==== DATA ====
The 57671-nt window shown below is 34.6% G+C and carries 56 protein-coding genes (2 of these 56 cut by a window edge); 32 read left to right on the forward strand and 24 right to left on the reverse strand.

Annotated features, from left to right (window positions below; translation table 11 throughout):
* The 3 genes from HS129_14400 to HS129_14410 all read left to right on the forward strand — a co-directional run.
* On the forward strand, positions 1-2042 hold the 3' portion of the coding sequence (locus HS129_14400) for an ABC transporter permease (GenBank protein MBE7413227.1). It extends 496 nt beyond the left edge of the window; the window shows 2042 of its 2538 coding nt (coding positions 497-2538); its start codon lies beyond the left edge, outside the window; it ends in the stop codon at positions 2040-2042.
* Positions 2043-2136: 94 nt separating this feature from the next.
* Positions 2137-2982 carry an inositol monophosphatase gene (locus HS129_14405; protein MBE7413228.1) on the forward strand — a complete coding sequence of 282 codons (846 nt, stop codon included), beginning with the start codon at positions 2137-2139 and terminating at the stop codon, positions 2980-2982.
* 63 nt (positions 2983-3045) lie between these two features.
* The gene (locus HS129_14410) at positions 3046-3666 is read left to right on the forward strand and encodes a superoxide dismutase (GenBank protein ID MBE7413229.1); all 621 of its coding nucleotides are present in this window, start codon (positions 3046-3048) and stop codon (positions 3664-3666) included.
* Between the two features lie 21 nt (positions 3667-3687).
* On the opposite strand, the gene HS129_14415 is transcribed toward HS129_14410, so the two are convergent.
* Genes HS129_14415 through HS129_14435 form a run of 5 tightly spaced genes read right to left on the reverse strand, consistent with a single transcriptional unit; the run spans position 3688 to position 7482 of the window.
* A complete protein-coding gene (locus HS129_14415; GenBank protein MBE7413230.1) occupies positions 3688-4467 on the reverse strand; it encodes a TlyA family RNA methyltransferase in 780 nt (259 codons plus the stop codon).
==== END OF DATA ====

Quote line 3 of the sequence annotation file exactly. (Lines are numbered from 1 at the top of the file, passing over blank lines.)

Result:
* The 3 genes from HS129_14400 to HS129_14410 all read left to right on the forward strand — a co-directional run.